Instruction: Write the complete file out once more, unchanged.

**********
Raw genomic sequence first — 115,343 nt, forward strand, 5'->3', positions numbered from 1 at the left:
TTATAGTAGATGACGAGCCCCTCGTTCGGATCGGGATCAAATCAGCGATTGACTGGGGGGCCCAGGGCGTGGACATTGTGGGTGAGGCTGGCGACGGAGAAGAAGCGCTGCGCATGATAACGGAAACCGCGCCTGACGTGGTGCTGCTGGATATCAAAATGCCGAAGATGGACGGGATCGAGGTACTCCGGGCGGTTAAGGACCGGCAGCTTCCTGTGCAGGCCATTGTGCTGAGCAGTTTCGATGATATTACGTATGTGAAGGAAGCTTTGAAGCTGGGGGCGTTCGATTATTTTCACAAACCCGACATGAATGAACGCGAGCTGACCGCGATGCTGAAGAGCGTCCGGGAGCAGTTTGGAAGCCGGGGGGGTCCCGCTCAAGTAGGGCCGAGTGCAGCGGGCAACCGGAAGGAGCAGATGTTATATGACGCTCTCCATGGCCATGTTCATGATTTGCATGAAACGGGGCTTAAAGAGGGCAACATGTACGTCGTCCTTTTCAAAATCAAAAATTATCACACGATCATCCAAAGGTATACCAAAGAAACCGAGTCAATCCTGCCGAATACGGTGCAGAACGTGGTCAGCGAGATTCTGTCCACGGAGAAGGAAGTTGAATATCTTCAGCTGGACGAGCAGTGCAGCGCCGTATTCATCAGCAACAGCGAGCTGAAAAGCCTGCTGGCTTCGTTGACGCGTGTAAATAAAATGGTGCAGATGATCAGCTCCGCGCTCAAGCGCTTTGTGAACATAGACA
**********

Raw genomic sequence first — 115,343 nt, forward strand, 5'->3', positions numbered from 1 at the left:
TTATAGTAGATGACGAGCCCCTCGTTCGGATCGGGATCAAATCAGCGATTGACTGGGGGGCCCAGGGCGTGGACATTGTGGGTGAGGCTGGCGACGGAGAAGAAGCGCTGCGCATGATAACGGAAACCGCGCCTGACGTGGTGCTGCTGGATATCAAAATGCCGAAGATGGACGGGATCGAGGTACTCCGGGCGGTTAAGGACCGGCAGCTTCCTGTGCAGGCCATTGTGCTGAGCAGTTTCGATGATATTACGTATGTGAAGGAAGCTTTGAAGCTGGGGGCGTTCGATTATTTTCACAAACCCGACATGAATGAACGCGAGCTGACCGCGATGCTGAAGAGCGTCCGGGAGCAGTTTGGAAGCCGGGGGGGTCCCGCTCAAGTAGGGCCGAGTGCAGCGGGCAACCGGAAGGAGCAGATGTTATATGACGCTCTCCATGGCCATGTTCATGATTTGCATGAAACGGGGCTTAAAGAGGGCAACATGTACGTCGTCCTTTTCAAAATCAAAAATTATCACACGATCATCCAAAGGTATACCAAAGAAACCGAGTCAATCCTGCCGAATACGGTGCAGAACGTGGTCAGCGAGATTCTGTCCACGGAGAAGGAAGTTGAATATCTTCAGCTGGACGAGCAGTGCAGCGCCGTATTCATCAGCAACAGCGAGCTGAAAAGCCTGCTGGCTTCGTTGACGCGTGTAAATAAAATGGTGCAGATGATCAGCTCCGCGCTCAAGCGCTTTGTGAACATAGACA